IoT in Healthcare

Healthcare IoT

While IoT has many use cases in almost any industry, it seems that the healthcare sector could benefit the most from clever IoT integration. Even basic patient monitoring requires a lot of resources. With an increasing elderly population and chronic diseases on the rise, the demand for new solutions is bigger than ever before. Being able to monitor, diagnose, treat and operate on patients remotely would significantly elevate any doctor’s productivity. Preventional, diagnostic and therapeutic medicine all benefit from smart IoT integration, and it can be considered a win-win situation for all stakeholders (hospitals, health care providers, insurance companies and patients).

Smartwatch to combat depression

Apple is trying to detect depression levels through its smartwatch. Many people are regularly treated for depression. The smartwatch can track an upcoming episode and can provide its wearer with helpful suggestions on what to do and where to seek help. Next to IoT, there is also a big AI component to this innovative approach. A psychologist can also extract the collected data to gain valuable insights into the patient’s mental condition. In addition, this feature can be connected to other apps on the watch, that are known to help prevent or sooth depression episodes, such as fitness or sleep monitoring apps.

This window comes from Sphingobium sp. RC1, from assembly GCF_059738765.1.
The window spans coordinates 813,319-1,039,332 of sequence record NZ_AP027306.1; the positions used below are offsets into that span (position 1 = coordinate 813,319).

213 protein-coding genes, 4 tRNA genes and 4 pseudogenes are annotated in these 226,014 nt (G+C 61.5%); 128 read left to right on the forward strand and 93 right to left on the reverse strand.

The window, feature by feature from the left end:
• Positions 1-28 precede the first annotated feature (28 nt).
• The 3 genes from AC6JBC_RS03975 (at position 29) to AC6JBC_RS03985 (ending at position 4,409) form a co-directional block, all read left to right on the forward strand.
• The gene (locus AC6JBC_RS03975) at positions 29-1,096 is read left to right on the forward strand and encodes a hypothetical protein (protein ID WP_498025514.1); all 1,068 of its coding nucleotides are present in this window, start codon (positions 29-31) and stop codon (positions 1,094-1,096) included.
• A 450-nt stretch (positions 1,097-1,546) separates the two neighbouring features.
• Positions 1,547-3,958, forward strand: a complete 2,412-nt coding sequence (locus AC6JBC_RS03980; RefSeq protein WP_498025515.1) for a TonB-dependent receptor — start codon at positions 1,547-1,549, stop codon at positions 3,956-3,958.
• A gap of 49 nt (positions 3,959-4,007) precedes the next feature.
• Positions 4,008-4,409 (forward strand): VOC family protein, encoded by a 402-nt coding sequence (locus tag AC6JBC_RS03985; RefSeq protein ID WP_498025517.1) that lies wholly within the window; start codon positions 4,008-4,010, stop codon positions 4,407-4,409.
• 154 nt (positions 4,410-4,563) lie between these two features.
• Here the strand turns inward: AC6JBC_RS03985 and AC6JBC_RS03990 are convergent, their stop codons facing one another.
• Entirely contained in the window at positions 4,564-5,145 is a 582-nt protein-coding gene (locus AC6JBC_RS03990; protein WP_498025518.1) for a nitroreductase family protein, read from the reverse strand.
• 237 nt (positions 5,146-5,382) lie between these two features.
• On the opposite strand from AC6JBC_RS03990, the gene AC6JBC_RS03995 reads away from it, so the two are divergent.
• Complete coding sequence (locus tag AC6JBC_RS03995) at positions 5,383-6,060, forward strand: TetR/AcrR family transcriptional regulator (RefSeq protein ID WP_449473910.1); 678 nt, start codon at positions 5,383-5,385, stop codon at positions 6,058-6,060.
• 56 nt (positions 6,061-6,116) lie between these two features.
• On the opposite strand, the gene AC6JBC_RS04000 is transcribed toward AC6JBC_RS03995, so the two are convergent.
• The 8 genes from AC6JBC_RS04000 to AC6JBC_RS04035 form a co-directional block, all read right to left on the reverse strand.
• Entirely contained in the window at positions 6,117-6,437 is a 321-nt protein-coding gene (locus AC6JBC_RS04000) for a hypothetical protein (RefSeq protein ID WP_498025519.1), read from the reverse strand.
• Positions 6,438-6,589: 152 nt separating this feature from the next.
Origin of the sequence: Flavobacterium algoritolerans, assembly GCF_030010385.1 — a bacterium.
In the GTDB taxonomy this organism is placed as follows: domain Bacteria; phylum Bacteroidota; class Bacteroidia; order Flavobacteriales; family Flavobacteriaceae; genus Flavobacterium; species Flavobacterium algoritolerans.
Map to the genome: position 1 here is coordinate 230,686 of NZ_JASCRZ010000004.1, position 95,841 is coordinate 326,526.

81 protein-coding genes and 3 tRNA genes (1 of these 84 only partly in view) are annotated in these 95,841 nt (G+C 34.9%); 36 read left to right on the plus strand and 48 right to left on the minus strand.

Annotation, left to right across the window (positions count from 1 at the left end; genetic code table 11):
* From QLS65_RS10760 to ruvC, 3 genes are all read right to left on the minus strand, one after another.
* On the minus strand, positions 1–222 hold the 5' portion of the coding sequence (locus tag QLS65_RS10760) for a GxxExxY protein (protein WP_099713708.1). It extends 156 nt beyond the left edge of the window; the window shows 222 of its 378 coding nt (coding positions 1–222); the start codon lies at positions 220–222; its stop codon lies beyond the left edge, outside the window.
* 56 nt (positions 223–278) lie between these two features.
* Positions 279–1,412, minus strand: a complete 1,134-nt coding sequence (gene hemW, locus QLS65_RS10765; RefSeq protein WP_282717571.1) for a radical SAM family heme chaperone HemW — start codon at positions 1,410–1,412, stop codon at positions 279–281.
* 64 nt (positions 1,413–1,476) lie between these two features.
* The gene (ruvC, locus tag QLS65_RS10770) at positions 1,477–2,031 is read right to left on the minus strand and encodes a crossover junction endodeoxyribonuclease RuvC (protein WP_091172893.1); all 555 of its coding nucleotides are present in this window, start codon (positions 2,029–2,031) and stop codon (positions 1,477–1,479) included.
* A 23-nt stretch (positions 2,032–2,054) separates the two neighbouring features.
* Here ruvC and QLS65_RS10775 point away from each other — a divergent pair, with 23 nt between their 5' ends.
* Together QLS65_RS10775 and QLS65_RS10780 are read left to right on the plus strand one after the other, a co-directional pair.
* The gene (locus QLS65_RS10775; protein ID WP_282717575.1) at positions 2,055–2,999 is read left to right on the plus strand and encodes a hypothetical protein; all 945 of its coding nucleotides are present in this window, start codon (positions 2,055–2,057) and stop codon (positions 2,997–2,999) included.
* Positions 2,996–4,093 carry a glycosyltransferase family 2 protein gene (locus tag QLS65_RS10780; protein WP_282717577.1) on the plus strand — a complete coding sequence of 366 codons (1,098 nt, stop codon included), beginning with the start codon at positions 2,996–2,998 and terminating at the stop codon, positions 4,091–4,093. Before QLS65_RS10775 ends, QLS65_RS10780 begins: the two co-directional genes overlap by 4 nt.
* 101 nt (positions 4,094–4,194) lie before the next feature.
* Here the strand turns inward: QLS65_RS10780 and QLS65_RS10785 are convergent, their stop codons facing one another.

Remote Patient Monitoring

Closely monitoring patients is expensive, it requires a lot of labour force and amenities to keep someone under medical surveillance. Using IoT, remote patient monitoring is now possible in a variety of ways. Wearable or ingestible devices with integrated sensors can monitor a patient’s health 24/7 and deliver real-time information to doctors.
Monitoring patients’ health remotely is beneficial to everyone. It reduces travel time, saves hospitalization costs. Advanced ingestible sensors would even be able to notify the doctors if a patient has not taken his medicine yet.

Robots used in Surgical Procedures